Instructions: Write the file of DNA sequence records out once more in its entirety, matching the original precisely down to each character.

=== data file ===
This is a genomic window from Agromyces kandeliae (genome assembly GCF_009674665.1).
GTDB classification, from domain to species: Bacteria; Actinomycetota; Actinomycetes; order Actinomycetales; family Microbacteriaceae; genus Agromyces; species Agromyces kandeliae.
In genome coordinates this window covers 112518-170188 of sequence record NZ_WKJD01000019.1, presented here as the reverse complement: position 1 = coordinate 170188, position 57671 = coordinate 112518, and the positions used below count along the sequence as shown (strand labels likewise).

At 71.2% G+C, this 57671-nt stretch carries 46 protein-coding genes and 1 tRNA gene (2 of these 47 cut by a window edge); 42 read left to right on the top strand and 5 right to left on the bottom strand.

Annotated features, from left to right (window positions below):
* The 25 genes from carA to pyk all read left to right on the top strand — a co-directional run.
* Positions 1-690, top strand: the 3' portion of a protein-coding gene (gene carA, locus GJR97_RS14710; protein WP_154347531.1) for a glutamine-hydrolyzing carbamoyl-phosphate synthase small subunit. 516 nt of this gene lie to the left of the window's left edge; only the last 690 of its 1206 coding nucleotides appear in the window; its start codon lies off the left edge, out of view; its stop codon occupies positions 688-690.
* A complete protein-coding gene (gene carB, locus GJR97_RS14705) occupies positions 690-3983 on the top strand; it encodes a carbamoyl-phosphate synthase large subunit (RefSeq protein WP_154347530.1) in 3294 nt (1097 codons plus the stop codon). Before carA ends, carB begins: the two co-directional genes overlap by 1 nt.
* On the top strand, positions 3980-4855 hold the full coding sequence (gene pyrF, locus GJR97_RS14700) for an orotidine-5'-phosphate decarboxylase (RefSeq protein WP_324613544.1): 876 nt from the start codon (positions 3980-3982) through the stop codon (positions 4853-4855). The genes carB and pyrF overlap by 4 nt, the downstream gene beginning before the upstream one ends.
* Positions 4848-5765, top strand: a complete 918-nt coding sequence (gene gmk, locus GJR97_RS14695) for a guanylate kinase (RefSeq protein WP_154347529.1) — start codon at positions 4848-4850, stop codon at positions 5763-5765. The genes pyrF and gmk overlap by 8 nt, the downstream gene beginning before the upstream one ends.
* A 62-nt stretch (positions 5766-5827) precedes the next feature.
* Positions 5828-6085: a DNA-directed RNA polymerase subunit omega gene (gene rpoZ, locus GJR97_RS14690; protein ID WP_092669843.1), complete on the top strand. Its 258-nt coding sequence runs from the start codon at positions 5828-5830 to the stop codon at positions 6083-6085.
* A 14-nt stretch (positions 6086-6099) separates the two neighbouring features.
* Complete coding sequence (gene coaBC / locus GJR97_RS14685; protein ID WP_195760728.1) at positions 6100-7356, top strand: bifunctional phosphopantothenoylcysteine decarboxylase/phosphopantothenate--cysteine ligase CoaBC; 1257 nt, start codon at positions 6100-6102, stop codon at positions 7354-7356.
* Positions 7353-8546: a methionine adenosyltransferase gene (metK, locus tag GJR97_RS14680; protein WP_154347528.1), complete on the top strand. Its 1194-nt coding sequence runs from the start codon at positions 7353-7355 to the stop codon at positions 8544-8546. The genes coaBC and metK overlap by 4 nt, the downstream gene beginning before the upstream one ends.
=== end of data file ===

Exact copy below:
This is a genomic window from Agromyces kandeliae (genome assembly GCF_009674665.1).
GTDB classification, from domain to species: Bacteria; Actinomycetota; Actinomycetes; order Actinomycetales; family Microbacteriaceae; genus Agromyces; species Agromyces kandeliae.
In genome coordinates this window covers 112518-170188 of sequence record NZ_WKJD01000019.1, presented here as the reverse complement: position 1 = coordinate 170188, position 57671 = coordinate 112518, and the positions used below count along the sequence as shown (strand labels likewise).

At 71.2% G+C, this 57671-nt stretch carries 46 protein-coding genes and 1 tRNA gene (2 of these 47 cut by a window edge); 42 read left to right on the top strand and 5 right to left on the bottom strand.

Annotated features, from left to right (window positions below):
* The 25 genes from carA to pyk all read left to right on the top strand — a co-directional run.
* Positions 1-690, top strand: the 3' portion of a protein-coding gene (gene carA, locus GJR97_RS14710; protein WP_154347531.1) for a glutamine-hydrolyzing carbamoyl-phosphate synthase small subunit. 516 nt of this gene lie to the left of the window's left edge; only the last 690 of its 1206 coding nucleotides appear in the window; its start codon lies off the left edge, out of view; its stop codon occupies positions 688-690.
* A complete protein-coding gene (gene carB, locus GJR97_RS14705) occupies positions 690-3983 on the top strand; it encodes a carbamoyl-phosphate synthase large subunit (RefSeq protein WP_154347530.1) in 3294 nt (1097 codons plus the stop codon). Before carA ends, carB begins: the two co-directional genes overlap by 1 nt.
* On the top strand, positions 3980-4855 hold the full coding sequence (gene pyrF, locus GJR97_RS14700) for an orotidine-5'-phosphate decarboxylase (RefSeq protein WP_324613544.1): 876 nt from the start codon (positions 3980-3982) through the stop codon (positions 4853-4855). The genes carB and pyrF overlap by 4 nt, the downstream gene beginning before the upstream one ends.
* Positions 4848-5765, top strand: a complete 918-nt coding sequence (gene gmk, locus GJR97_RS14695) for a guanylate kinase (RefSeq protein WP_154347529.1) — start codon at positions 4848-4850, stop codon at positions 5763-5765. The genes pyrF and gmk overlap by 8 nt, the downstream gene beginning before the upstream one ends.
* A 62-nt stretch (positions 5766-5827) precedes the next feature.
* Positions 5828-6085: a DNA-directed RNA polymerase subunit omega gene (gene rpoZ, locus GJR97_RS14690; protein ID WP_092669843.1), complete on the top strand. Its 258-nt coding sequence runs from the start codon at positions 5828-5830 to the stop codon at positions 6083-6085.
* A 14-nt stretch (positions 6086-6099) separates the two neighbouring features.
* Complete coding sequence (gene coaBC / locus GJR97_RS14685; protein ID WP_195760728.1) at positions 6100-7356, top strand: bifunctional phosphopantothenoylcysteine decarboxylase/phosphopantothenate--cysteine ligase CoaBC; 1257 nt, start codon at positions 6100-6102, stop codon at positions 7354-7356.
* Positions 7353-8546: a methionine adenosyltransferase gene (metK, locus tag GJR97_RS14680; protein WP_154347528.1), complete on the top strand. Its 1194-nt coding sequence runs from the start codon at positions 7353-7355 to the stop codon at positions 8544-8546. The genes coaBC and metK overlap by 4 nt, the downstream gene beginning before the upstream one ends.